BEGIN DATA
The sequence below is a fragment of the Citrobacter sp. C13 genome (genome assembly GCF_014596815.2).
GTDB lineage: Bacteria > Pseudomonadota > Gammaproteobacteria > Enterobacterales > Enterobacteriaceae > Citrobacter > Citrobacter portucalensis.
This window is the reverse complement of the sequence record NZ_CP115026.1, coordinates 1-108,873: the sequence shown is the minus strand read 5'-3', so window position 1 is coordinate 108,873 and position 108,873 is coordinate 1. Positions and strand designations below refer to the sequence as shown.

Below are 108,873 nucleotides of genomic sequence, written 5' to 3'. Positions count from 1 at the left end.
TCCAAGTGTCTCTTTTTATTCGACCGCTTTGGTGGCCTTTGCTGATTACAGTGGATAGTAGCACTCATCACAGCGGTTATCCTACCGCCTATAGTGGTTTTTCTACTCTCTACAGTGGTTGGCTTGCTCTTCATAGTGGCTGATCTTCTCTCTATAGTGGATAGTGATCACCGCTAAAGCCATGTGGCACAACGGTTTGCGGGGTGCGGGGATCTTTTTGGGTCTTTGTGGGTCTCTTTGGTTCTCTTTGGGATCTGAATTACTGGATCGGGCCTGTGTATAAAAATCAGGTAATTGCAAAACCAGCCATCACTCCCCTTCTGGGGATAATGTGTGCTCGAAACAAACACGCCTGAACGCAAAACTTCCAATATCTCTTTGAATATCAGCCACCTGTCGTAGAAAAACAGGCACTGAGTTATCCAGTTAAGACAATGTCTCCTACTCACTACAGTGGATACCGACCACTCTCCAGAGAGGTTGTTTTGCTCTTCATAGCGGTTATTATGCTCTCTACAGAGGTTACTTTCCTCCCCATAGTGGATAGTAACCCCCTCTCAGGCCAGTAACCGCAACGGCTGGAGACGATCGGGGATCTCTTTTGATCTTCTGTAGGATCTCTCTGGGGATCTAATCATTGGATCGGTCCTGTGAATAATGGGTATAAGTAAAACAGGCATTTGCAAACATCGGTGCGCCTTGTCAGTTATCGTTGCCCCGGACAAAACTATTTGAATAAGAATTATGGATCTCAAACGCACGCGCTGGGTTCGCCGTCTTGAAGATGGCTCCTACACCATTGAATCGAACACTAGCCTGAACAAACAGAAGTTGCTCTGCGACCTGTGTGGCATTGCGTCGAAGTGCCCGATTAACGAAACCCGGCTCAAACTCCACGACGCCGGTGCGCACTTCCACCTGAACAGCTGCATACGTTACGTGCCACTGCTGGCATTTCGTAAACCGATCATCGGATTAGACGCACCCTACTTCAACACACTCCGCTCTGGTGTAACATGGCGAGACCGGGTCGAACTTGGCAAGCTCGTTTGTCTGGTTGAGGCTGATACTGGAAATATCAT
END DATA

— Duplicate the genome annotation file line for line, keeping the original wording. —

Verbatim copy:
The sequence below is a fragment of the Citrobacter sp. C13 genome (genome assembly GCF_014596815.2).
GTDB lineage: Bacteria > Pseudomonadota > Gammaproteobacteria > Enterobacterales > Enterobacteriaceae > Citrobacter > Citrobacter portucalensis.
This window is the reverse complement of the sequence record NZ_CP115026.1, coordinates 1-108,873: the sequence shown is the minus strand read 5'-3', so window position 1 is coordinate 108,873 and position 108,873 is coordinate 1. Positions and strand designations below refer to the sequence as shown.

Below are 108,873 nucleotides of genomic sequence, written 5' to 3'. Positions count from 1 at the left end.
TCCAAGTGTCTCTTTTTATTCGACCGCTTTGGTGGCCTTTGCTGATTACAGTGGATAGTAGCACTCATCACAGCGGTTATCCTACCGCCTATAGTGGTTTTTCTACTCTCTACAGTGGTTGGCTTGCTCTTCATAGTGGCTGATCTTCTCTCTATAGTGGATAGTGATCACCGCTAAAGCCATGTGGCACAACGGTTTGCGGGGTGCGGGGATCTTTTTGGGTCTTTGTGGGTCTCTTTGGTTCTCTTTGGGATCTGAATTACTGGATCGGGCCTGTGTATAAAAATCAGGTAATTGCAAAACCAGCCATCACTCCCCTTCTGGGGATAATGTGTGCTCGAAACAAACACGCCTGAACGCAAAACTTCCAATATCTCTTTGAATATCAGCCACCTGTCGTAGAAAAACAGGCACTGAGTTATCCAGTTAAGACAATGTCTCCTACTCACTACAGTGGATACCGACCACTCTCCAGAGAGGTTGTTTTGCTCTTCATAGCGGTTATTATGCTCTCTACAGAGGTTACTTTCCTCCCCATAGTGGATAGTAACCCCCTCTCAGGCCAGTAACCGCAACGGCTGGAGACGATCGGGGATCTCTTTTGATCTTCTGTAGGATCTCTCTGGGGATCTAATCATTGGATCGGTCCTGTGAATAATGGGTATAAGTAAAACAGGCATTTGCAAACATCGGTGCGCCTTGTCAGTTATCGTTGCCCCGGACAAAACTATTTGAATAAGAATTATGGATCTCAAACGCACGCGCTGGGTTCGCCGTCTTGAAGATGGCTCCTACACCATTGAATCGAACACTAGCCTGAACAAACAGAAGTTGCTCTGCGACCTGTGTGGCATTGCGTCGAAGTGCCCGATTAACGAAACCCGGCTCAAACTCCACGACGCCGGTGCGCACTTCCACCTGAACAGCTGCATACGTTACGTGCCACTGCTGGCATTTCGTAAACCGATCATCGGATTAGACGCACCCTACTTCAACACACTCCGCTCTGGTGTAACATGGCGAGACCGGGTCGAACTTGGCAAGCTCGTTTGTCTGGTTGAGGCTGATACTGGAAATATCAT